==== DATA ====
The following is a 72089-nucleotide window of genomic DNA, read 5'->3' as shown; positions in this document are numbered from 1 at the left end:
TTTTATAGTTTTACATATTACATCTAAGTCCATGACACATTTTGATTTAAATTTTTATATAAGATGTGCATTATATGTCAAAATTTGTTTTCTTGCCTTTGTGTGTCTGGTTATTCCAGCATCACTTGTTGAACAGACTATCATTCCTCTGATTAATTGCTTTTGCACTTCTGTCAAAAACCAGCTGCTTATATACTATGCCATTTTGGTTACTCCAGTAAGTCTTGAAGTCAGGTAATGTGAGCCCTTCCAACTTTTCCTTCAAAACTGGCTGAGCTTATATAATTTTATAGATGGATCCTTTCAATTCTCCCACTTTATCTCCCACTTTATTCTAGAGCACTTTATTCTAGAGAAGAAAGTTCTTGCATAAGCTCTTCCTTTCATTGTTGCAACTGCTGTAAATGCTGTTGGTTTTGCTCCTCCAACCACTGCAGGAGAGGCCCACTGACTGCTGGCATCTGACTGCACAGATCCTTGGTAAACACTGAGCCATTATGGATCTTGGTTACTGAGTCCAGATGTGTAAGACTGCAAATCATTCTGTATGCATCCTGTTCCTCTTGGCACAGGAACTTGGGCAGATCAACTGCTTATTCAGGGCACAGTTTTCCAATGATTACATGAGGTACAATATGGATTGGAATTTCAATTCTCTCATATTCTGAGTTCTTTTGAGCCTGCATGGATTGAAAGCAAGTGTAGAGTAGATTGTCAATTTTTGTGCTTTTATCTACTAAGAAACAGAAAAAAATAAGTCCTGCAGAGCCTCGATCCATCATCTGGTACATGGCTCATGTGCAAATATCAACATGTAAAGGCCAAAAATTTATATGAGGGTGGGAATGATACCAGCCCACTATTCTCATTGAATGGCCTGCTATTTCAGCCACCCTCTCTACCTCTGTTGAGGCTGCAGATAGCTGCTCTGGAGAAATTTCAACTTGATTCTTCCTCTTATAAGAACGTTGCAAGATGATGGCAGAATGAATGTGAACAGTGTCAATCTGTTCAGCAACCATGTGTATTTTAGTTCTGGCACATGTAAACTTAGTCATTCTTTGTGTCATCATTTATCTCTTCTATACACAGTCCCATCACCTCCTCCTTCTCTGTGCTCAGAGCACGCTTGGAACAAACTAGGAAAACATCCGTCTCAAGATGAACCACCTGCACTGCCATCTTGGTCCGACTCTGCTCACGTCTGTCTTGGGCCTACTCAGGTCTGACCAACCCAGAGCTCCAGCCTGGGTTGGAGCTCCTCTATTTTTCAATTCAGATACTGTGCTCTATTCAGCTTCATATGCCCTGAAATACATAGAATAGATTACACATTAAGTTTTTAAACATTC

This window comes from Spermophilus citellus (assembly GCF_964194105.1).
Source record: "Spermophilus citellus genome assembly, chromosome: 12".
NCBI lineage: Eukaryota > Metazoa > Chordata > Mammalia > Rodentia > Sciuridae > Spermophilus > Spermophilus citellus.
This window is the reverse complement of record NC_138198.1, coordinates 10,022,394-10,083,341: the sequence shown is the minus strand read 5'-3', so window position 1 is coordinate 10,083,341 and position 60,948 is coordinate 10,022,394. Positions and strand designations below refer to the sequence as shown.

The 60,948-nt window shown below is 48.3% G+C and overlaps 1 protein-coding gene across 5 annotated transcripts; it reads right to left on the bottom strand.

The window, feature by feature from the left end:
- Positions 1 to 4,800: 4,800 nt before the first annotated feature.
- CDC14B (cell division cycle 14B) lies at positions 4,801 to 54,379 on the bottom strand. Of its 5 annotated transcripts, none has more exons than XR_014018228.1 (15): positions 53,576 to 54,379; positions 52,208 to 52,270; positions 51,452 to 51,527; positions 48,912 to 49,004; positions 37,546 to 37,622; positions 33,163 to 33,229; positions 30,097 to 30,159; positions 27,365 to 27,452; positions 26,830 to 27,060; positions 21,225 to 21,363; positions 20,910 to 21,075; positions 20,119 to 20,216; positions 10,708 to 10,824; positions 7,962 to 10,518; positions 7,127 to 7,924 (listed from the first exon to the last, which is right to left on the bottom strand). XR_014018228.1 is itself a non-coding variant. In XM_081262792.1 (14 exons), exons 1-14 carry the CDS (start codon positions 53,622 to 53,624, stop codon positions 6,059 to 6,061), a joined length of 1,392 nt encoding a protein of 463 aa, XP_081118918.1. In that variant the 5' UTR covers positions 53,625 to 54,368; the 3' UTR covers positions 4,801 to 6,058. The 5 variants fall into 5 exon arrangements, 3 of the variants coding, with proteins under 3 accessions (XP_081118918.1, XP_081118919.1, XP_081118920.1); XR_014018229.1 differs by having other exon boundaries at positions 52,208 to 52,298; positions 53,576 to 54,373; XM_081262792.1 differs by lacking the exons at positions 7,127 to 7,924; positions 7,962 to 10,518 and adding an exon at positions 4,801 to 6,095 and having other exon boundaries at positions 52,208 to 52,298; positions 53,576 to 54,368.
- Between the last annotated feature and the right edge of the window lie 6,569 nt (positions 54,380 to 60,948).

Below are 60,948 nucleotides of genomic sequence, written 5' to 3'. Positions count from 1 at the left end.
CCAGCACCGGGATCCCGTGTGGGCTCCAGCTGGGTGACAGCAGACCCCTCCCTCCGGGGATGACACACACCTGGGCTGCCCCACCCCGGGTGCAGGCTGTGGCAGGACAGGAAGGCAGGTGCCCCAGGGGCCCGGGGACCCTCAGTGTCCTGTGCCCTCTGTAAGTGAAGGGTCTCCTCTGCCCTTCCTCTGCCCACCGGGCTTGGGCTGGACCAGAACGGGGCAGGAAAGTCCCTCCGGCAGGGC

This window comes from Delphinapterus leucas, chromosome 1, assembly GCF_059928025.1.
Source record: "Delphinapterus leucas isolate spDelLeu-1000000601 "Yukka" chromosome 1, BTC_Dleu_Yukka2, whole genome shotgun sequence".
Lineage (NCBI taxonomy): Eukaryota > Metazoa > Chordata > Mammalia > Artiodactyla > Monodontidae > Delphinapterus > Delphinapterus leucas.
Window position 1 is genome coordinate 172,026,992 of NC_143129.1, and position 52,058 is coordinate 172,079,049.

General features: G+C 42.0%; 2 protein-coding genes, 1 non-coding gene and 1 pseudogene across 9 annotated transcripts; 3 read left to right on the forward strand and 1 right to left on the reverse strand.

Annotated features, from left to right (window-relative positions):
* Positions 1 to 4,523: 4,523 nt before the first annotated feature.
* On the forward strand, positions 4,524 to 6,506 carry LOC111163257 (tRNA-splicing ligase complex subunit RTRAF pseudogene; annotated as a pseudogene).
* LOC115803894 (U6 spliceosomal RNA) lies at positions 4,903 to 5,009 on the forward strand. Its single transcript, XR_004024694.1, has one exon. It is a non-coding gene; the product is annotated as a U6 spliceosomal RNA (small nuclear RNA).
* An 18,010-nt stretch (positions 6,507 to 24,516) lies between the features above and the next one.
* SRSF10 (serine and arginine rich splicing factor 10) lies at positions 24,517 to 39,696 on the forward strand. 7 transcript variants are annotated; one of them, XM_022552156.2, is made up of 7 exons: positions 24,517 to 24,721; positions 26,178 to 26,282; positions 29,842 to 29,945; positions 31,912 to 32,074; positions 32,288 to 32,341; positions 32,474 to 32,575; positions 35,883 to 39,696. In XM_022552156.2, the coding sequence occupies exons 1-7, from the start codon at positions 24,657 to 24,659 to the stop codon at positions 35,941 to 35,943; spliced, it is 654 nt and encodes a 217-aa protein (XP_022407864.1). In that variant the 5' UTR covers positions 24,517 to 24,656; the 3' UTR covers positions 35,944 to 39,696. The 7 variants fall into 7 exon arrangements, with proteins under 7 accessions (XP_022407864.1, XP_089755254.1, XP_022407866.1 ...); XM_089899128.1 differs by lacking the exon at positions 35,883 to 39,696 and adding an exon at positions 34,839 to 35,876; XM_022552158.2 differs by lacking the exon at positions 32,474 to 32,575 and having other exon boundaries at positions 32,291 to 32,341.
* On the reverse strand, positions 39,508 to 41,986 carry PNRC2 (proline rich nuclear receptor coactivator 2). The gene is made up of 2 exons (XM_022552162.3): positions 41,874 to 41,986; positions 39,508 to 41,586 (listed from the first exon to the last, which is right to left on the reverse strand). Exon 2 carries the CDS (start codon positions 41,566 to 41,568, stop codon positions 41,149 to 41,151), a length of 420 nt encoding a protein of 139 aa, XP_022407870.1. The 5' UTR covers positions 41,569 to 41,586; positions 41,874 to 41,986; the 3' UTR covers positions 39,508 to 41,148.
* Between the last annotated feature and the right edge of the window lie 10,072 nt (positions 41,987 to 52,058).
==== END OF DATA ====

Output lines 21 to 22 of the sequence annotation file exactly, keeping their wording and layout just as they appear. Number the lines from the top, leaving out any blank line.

* On the forward strand, positions 4,524 to 6,506 carry LOC111163257 (tRNA-splicing ligase complex subunit RTRAF pseudogene; annotated as a pseudogene).
* LOC115803894 (U6 spliceosomal RNA) lies at positions 4,903 to 5,009 on the forward strand. Its single transcript, XR_004024694.1, has one exon. It is a non-coding gene; the product is annotated as a U6 spliceosomal RNA (small nuclear RNA).